In September 2013, the Wall Street Journal reported that Apple was experimenting “with screens ranging from 4.8 inches to as high as 6 inches.” Analysts picked up the news, too. By early this year, the sizes seemed more or less confirmed — although reported production problems with the larger iPhone 6 might delay that model beyond September's supposed launch date.
While the "s” iPhone iterations we’ve seen since 2011 have (with a few exceptions, like Touch ID and the gold iPhone 5s) focused mainly on internal, rather than external, changes, the full number iPhones have traditionally come with significant redesigns. Other than screen size, the biggest physical change likely to be found in the iPhone 6 is a thinner design.
With the success of the iPad Air line, it’s no surprise Apple would want to incorporate some of those aesthetics by creating a slimmer “iPhone Air” concept.
Macotakara has previously claimed that the iPhone 6 will be 7mm thick — making it 0.5mm thinner than the iPad Air, and 0.6mm thinner than the iPhone 5s. The larger size of the iPhone 6 models would also necessitate moving the on/off switch, while the twin volume buttons would likely be unified into a single rocker.
It certainly would be a cool design touch to see an illuminated Apple logo on the back of the iPhone 6. A photograph of an allegedly leaked iPhone 6 back panel depicted a cut-out Apple shape, suggesting we could get that glow — although obviously we’ll have to wait and see. There are also likely to be a couple of antenna breaks on the back of the iPhone 6, as revealed in other leaked pictures.
Unscratchable screens would be a huge boon for the iPhone 6, and it looks like this dream might be close to becoming a reality. Apple announced late in 2013 that it was planning to open a sapphire glass manufacturing facility in Arizona, employing 700 people and capable of churning out between 100 million and 200 million iPhone displays each year. The Arizona plant reportedly began shipping sapphire to China for manufacturing in late April.
Shares of GT Advanced Technologies, the company reported to be manufacturing Apple’s new iPhone covers, got a nice boost from reports that sapphire glass will be used for the iPhone 6. Just how resilient is the material? Check out our Q&A on sapphire glass, which includes a video of a concrete block being dragged over a phone screen — with no apparent damage.
While early rumors indicated the iPhone 6 would ditch the bezel altogether in favor of an edge-to-edge display — a way of expanding the screen size without having to drastically enlarge the phone’s footprint — that no longer looks to to be the case. We will, however, likely see a much thinner bezel than on previous devices, in keeping with Apple’s design progression on both iPhone and iPad. Recently leaked images suggest the distance between the Touch ID Home button and screen looks to have been shortened, too.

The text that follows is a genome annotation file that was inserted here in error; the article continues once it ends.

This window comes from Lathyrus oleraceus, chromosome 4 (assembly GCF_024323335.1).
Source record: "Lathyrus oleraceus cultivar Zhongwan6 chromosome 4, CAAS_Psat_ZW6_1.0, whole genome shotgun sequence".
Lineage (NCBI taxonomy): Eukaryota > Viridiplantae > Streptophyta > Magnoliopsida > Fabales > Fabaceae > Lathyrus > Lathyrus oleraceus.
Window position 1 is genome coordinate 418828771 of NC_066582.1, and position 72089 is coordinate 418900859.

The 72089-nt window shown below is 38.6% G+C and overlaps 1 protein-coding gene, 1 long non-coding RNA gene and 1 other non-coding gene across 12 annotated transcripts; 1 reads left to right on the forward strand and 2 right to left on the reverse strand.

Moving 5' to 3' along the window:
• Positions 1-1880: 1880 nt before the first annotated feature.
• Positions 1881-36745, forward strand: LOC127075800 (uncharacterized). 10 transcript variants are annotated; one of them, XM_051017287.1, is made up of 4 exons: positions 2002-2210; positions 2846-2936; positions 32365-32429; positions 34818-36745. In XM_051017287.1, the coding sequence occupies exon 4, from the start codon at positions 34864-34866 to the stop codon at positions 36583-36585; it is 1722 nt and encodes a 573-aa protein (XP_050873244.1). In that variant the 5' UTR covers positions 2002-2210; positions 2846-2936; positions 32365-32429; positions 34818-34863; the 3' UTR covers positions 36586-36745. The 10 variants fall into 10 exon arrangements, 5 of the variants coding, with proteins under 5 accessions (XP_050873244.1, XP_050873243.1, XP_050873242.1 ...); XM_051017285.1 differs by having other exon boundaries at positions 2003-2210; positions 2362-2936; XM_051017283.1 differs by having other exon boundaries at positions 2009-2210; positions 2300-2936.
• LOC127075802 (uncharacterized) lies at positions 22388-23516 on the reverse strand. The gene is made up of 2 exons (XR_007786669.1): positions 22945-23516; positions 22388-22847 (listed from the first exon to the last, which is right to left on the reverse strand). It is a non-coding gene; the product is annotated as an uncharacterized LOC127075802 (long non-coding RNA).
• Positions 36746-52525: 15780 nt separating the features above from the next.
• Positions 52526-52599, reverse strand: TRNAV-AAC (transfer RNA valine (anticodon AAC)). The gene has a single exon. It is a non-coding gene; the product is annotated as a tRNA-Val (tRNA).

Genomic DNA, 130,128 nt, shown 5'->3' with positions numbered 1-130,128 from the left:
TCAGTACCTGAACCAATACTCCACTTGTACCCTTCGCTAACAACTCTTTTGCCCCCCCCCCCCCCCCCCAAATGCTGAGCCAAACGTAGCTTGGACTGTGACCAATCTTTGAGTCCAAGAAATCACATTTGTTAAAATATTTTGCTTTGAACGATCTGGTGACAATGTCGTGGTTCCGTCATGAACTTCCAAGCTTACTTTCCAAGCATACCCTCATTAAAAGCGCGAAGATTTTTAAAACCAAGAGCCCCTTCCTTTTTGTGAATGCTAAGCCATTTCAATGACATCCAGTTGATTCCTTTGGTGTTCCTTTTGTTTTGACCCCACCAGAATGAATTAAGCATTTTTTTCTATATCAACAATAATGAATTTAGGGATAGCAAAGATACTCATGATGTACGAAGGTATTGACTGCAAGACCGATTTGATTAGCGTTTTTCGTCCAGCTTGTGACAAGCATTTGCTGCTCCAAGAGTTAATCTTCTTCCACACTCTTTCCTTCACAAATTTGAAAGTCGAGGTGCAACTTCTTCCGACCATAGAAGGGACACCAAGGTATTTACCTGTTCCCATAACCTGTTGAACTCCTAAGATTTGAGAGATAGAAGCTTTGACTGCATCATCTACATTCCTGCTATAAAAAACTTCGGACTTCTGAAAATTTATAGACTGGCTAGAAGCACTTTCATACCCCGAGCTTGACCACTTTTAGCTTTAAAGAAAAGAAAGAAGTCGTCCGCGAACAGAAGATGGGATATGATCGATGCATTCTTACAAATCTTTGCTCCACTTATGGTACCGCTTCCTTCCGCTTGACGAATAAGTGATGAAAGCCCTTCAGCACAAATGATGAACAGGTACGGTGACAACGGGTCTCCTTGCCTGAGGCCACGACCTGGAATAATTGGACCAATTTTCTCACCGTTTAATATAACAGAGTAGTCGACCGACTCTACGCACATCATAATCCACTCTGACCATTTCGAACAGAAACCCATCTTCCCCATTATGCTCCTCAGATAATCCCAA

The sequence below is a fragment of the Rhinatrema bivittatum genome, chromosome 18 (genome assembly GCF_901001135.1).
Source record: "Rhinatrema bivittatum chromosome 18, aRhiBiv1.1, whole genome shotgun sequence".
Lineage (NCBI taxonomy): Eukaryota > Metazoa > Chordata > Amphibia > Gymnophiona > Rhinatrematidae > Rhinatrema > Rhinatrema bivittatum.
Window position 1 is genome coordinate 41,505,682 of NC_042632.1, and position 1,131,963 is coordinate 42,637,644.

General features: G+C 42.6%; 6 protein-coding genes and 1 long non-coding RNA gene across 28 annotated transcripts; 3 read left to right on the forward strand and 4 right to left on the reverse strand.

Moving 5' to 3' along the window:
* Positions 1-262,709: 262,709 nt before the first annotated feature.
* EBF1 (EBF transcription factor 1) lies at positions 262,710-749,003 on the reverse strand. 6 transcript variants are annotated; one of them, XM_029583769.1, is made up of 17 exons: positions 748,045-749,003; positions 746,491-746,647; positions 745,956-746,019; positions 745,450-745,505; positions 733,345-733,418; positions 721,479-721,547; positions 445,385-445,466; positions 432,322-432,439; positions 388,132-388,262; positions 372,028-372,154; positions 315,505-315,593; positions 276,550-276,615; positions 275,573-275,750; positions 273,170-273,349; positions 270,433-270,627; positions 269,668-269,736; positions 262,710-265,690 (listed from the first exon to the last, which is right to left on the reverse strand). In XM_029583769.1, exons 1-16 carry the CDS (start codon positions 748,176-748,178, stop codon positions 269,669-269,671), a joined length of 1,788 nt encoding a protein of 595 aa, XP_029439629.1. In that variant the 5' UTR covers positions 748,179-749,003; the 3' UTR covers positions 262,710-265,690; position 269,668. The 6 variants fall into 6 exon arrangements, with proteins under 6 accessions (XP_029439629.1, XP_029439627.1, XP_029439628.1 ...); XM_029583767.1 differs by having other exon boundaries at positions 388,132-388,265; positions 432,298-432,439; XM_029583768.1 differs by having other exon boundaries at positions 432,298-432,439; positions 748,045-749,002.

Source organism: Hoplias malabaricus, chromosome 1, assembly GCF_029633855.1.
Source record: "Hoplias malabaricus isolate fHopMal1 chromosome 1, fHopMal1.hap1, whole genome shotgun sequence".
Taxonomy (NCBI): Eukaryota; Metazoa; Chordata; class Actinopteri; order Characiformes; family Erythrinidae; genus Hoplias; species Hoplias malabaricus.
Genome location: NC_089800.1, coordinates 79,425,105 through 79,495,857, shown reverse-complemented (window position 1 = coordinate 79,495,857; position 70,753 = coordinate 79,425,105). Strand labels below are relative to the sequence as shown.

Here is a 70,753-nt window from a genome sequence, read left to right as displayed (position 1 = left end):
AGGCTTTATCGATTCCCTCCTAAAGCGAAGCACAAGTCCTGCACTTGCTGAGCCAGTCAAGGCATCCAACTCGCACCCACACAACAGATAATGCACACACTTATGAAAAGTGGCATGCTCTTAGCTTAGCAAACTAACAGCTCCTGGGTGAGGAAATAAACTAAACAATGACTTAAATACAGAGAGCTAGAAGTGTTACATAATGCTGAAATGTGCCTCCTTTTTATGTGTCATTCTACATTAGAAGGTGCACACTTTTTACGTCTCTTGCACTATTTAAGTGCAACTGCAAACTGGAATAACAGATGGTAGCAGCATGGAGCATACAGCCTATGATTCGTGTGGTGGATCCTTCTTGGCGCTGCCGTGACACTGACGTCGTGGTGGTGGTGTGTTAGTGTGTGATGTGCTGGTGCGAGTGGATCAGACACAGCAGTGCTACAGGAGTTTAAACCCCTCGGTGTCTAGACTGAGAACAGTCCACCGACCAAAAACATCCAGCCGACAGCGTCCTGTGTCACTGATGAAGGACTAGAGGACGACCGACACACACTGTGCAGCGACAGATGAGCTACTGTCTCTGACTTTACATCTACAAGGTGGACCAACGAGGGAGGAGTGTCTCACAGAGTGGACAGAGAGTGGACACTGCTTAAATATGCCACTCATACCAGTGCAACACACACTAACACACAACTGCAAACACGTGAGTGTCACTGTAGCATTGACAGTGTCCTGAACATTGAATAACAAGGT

One victim of the larger size of the iPhone 6 is the on/off switch, which has reportedly been moved from the top of the phone to its side to make it easier to operate with the larger form factor. The twin volume buttons have also supposedly been unified into a single rocker.
It’s almost a given that the iPhone 6 will feature a new, more-advanced camera — although there's been far less of a consensus on what form that camera is likely to take. Some things are known for sure: Apple recently snapped up Nokia’s PureView camera engineer Ari Partinen, although his impact is more likely to be felt on the iPhone 6s or iPhone 7.
Jefferies analyst Peter Misek is one of our favorite Apple analysts in the entire world. Mostly because his Apple predictions are usually horribly wrong.
After the disastrous Apple TV SDK Event rumor he created earlier in the month, Misek is back with a new note to Apple investors, and it’s not a happy one. According to Misek, Apple is about to face a very rough two-year period, and he might actually be right.
I’m excited to announce Cult of Mac’s shiny new audio podcast, The CultCast — made with absolutely 0% child labor!
Why should you listen to The CultCast, you ask? Simply put, it’s the best 30 minute conversation about Apple you’re going to hear all week. Join Leander Kahney, Buster Heine, and me, Erfon Elijah, as we banter about all the most popular Apple news, rumors, and products. Hear the stories behind the stories of our favorite Cult of Mac pieces, and get caught up on all the best things from the world of Apple in a fun, 30 minute chunk each week.
Our maiden CultCast episode will be released Thursday night, but you can subscribe right now on iTunes to make sure you never miss an episode. We’ll have a new CultCast for you every Thursday evening!